Grimm TV Series (2011-2017)


Created By: Stephen Carpenter, Jim Kouf & David Greenwalt

Cast:

David Guintoli – Det. Nick Burkhardt

Silas Weir Mitchell – Munroe

Russell Hornsby – Det. Hank Griffin

Bitsie Tulloch – Juliette Silverton

Sasha Roiz – Captain Sean Renard

Reggie Lee – Sergeant Drew Wu

Bree Turner – Rosalee Calvert

Claire Coffee – Adalind Schade

Language: English                                                       

Genre: Fantasy; Police Procedural drama; Horror

Run Time: 43 minutes

Number of Seasons: Six (123 episodes)

The Grimm TV Series gives a new spin to the Brothers Grim fairytales. In the series, a Grimm is someone born with the ability to see Wesen (the German word for creature), even if they masquerade as humans.

As a descendant of the Grimms, Det. Nick Burkhardt (David Guintoli) not only possesses the ability to see Wesen but also enhanced strength and other abilities that set him apart from other humans. However, since he was brought up with no knowledge of his ancestry and works as a cop, he feels duty-bound to help people and has fewer of the prejudices common to his people.

His aunt’s re-entry into his life awakens his powers enabling him to see the true face of Wesen. At first he finds it disorienting and as a homicide detective begins to be suspicious of Wesen motives to strange murders.

In fact, Monroe (Silas Weir Mitchell), a Blutbad (wolf-like Wesen) whom he suspects of being a murderer, in turn accuses Nick of being one since he’s a Grimm. Interestingly, Monroe speaks of the alternate folktales Wesen tell about evil Grimms who hunt innocent Wesen children. This in many ways is a reminder that prejudices work both ways and could be dangerous.

His growing friendship with Monroe and other friendly Wesen keep him from viewing his world in the black and white manner of the Grimms. But the strange murders he and his human partner Det. Hank Griffin (Russell Hornsby) solve with the help of the cynical Sergeant Drew Wu (Reggie Lee) frequently have a Wesen angle to it, which he finds increasingly hard to keep to himself. Monroe becomes his unofficial partner because of Wesen involvement, along with occasional help from Rosalee (Bree Turner), a Wesen pharmacist.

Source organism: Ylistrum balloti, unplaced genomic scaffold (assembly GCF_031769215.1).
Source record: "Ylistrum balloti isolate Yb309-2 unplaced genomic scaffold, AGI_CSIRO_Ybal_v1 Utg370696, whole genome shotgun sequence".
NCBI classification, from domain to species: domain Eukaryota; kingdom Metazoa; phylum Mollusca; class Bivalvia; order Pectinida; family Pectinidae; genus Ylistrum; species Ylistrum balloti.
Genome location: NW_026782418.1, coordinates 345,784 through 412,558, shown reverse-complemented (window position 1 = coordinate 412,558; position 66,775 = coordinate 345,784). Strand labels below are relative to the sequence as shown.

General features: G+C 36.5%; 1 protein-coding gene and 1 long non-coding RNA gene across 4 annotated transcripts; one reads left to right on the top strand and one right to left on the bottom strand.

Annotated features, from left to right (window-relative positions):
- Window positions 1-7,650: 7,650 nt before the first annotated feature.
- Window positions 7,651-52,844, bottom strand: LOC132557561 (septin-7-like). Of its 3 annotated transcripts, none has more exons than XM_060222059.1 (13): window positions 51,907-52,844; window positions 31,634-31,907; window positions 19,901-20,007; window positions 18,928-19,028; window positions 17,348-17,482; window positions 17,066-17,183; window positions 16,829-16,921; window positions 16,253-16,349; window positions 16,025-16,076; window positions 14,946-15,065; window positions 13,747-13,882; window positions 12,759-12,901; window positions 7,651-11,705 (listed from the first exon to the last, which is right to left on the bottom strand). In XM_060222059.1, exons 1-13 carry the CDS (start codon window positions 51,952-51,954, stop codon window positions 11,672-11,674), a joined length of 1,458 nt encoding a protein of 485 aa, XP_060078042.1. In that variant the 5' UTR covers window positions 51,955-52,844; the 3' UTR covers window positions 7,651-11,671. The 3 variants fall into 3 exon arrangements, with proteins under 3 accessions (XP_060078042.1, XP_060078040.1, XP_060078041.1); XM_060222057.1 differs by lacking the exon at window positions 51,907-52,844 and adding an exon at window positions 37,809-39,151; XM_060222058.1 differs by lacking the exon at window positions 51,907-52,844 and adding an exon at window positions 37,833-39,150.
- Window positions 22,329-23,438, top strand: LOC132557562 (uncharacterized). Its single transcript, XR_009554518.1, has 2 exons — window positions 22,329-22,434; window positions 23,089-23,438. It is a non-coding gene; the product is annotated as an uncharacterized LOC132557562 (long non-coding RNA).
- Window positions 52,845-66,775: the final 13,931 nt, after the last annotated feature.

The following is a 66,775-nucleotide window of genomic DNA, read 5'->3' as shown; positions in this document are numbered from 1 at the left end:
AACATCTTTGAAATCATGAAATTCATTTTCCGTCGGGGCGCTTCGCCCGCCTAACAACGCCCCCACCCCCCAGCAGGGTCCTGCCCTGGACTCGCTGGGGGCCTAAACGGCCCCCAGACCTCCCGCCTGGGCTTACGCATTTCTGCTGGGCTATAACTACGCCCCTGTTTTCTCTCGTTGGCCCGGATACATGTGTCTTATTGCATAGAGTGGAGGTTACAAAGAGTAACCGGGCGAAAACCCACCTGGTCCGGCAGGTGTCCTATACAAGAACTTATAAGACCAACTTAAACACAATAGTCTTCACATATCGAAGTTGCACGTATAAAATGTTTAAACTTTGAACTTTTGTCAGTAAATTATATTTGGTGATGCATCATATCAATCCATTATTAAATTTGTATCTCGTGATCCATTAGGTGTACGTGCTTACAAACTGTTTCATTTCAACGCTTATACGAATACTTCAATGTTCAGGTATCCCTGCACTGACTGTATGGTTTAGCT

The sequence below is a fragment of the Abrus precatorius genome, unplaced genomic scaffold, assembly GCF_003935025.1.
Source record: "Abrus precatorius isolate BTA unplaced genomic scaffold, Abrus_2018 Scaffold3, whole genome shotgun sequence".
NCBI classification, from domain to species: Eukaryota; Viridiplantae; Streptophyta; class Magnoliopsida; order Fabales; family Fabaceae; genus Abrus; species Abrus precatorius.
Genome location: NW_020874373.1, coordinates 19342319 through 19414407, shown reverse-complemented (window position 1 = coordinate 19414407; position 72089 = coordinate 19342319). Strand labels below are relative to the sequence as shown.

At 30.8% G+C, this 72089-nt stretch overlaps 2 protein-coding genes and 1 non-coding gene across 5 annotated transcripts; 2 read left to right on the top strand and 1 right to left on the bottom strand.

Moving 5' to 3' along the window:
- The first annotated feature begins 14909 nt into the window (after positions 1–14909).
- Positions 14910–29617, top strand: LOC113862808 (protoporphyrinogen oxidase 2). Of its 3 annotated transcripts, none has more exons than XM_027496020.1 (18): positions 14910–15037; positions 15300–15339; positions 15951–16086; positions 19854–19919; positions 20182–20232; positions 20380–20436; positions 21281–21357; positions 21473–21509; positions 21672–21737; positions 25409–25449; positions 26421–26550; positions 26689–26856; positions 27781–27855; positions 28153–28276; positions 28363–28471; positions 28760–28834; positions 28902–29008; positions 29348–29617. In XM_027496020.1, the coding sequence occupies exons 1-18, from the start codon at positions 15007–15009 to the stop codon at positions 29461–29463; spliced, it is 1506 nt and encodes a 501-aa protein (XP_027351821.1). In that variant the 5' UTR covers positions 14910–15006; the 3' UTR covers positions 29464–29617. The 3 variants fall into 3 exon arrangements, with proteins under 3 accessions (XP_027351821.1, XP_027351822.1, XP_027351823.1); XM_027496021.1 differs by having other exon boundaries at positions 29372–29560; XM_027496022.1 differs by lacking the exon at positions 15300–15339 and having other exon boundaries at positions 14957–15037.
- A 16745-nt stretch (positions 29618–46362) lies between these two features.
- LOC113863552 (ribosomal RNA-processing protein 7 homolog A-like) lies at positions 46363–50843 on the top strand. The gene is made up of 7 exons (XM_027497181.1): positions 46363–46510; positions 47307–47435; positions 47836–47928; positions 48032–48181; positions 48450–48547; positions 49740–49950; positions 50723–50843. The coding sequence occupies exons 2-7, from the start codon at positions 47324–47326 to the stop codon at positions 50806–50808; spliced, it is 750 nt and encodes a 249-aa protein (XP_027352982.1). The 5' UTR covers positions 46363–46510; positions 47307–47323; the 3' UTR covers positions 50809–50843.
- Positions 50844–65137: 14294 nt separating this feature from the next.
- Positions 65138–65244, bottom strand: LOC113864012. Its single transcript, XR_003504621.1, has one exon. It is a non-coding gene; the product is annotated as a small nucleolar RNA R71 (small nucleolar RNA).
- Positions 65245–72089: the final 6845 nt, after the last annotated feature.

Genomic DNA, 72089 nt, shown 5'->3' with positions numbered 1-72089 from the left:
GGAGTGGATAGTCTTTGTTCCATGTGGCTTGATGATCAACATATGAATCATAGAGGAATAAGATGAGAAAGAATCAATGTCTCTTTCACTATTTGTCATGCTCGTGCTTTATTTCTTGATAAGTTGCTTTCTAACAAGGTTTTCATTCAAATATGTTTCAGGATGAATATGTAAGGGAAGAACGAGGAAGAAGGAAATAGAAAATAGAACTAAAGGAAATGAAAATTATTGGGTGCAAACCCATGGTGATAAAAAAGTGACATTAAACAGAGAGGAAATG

His worlds – Human and Grimm clash more and more as the story progresses bringing the violence closer home to affect his long-term partner Juliette Silverton (Bitsie Tulloch) who gets drawn deeper and deeper into his world as seasons progress.

 What makes the series relatable is that it plays out real life concerns in this fantastical space – racial prejudice, white-supremacist attitudes, pure-blood fixations, political ambitions et cetera.

There are many enemies in the series, some join forces, some shift loyalties depending on who they are fighting. Some antagonists are closer home such as Captain Sean Renard (Sasha Roiz), Nick’s senior officer, who with the help of his hexenbiest (witch-like Wesen) partner Adalind Schade (Claire Coffee), is interested in controlling Grimm powers for his ambitions.

The series builds slowly with season 1 using familiar fairytales which midway through begins to be occasionally predictable. But if season 1 uses Red Riding Hood, Cinderella and other stories; season 2 broaden the scope by looking at fairytales from different cultures, making the episodes more complex.

What does not change however, is that the season cliff-hanger is revealed in literally the last two minutes of the final episode – every single season. So even if it seems predictable in season 1, the story takes an unimaginable turn at the penultimate moment.

There are many factions that come into play in the story and their involvement keeps building up making the threats of the story multi-faceted. There is a quest element to the story as well which adds to the suspense. With the characters classed as grey with no one being particularly good, including the main lead; the duality makes the characterisation realistic.

The final season is slightly rushed but much shorter than the previous season. It however ties up loose ends making it a compact narrative.

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